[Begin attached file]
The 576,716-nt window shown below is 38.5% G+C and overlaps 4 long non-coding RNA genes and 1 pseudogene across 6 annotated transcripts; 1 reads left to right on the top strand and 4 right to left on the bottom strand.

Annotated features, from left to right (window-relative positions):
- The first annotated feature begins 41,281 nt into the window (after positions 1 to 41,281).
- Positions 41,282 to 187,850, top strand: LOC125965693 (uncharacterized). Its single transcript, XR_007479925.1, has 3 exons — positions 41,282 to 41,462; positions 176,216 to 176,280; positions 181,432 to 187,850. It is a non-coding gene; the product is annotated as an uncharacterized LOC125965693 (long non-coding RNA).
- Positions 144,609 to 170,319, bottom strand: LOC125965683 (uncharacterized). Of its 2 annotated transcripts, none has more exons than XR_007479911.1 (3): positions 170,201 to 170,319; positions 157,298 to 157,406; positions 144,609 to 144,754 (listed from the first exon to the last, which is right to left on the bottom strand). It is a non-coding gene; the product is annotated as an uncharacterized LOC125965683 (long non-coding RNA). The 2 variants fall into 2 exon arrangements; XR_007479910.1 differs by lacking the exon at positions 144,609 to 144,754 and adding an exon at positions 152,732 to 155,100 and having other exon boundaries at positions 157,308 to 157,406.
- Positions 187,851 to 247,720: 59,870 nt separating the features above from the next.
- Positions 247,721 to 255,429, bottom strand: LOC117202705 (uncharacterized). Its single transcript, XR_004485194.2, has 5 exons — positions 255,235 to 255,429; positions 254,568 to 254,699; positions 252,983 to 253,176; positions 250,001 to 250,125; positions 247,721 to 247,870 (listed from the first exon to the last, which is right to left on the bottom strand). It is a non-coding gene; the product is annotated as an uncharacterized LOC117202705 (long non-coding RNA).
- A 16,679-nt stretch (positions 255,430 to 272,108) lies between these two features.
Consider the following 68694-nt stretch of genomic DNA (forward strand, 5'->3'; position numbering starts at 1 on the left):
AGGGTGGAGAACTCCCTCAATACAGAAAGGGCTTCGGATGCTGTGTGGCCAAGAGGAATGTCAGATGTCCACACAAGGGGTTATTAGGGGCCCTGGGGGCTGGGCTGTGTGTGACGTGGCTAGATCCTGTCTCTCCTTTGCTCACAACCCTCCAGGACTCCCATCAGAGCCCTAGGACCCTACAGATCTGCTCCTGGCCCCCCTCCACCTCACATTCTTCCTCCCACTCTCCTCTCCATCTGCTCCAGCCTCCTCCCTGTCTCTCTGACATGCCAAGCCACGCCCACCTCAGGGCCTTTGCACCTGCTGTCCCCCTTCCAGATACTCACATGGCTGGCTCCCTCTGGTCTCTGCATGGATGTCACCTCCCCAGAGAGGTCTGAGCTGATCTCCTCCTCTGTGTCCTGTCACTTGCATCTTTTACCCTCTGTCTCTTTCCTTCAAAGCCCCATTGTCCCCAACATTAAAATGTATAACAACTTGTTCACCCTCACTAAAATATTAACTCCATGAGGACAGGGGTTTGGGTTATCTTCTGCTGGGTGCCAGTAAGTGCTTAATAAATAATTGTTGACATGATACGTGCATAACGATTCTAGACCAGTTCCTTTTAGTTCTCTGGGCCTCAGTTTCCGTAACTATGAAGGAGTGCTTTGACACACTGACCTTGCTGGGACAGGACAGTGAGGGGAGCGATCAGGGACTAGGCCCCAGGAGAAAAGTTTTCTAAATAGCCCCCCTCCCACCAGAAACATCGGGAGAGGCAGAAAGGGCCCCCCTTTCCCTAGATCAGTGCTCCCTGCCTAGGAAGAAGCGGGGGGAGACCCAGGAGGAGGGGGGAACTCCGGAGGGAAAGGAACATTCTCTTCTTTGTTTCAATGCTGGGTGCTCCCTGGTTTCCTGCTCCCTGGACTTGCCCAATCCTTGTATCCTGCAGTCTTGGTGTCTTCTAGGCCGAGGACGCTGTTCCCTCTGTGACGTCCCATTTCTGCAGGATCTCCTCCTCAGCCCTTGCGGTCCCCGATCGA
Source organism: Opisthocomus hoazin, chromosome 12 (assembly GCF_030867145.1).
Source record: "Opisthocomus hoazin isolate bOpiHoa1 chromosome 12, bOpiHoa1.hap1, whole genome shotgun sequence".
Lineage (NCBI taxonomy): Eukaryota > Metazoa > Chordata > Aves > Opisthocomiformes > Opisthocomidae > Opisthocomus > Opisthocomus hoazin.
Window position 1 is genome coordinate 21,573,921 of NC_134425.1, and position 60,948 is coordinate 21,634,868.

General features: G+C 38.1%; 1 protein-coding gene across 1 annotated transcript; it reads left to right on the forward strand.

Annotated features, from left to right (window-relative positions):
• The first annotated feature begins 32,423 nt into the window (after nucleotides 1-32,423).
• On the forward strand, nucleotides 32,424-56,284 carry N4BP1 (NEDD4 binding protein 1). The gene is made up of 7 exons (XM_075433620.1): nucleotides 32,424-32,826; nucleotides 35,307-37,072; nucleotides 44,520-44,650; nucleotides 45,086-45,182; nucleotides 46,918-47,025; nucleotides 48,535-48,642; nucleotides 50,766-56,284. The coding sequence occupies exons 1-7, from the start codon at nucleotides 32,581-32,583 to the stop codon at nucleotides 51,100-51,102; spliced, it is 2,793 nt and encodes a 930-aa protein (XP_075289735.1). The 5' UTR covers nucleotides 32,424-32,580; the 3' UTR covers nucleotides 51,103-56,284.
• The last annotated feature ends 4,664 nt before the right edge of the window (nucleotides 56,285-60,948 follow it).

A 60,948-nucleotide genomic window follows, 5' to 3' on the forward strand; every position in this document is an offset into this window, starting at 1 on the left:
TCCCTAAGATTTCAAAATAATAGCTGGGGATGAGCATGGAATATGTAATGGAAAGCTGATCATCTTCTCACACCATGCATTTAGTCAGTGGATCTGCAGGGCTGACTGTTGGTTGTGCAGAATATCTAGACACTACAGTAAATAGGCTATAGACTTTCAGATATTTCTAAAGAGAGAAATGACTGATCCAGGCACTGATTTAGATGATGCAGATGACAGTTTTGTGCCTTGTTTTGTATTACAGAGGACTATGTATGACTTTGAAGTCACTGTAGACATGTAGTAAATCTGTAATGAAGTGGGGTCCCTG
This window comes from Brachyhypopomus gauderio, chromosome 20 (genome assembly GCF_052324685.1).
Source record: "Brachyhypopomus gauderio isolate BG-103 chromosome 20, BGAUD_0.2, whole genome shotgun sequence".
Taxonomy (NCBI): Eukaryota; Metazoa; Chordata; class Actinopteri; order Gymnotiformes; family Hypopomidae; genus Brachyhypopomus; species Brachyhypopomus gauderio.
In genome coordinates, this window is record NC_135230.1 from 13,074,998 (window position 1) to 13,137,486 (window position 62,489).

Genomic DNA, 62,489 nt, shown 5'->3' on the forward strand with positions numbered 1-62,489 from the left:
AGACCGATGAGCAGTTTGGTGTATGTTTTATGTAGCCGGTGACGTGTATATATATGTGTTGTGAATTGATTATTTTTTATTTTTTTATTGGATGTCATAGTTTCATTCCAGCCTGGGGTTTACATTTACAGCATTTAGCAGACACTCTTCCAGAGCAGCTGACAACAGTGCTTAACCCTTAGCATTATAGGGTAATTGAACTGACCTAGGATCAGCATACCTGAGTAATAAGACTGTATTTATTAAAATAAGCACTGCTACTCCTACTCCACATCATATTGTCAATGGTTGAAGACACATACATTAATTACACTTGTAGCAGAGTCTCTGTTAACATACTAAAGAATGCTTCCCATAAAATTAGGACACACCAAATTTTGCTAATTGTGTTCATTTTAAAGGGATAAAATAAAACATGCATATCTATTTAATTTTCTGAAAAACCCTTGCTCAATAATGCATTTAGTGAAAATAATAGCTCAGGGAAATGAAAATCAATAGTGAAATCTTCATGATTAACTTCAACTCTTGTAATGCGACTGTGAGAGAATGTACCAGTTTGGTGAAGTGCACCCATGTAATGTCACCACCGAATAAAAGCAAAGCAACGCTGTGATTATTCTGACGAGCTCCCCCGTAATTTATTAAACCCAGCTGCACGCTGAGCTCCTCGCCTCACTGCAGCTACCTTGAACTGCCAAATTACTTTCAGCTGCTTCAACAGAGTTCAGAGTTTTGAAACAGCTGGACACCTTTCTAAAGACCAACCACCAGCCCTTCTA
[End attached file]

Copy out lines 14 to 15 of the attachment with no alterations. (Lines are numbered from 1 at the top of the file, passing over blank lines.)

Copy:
Window position 1 is genome coordinate 21,573,921 of NC_134425.1, and position 60,948 is coordinate 21,634,868.

General features: G+C 38.1%; 1 protein-coding gene across 1 annotated transcript; it reads left to right on the forward strand.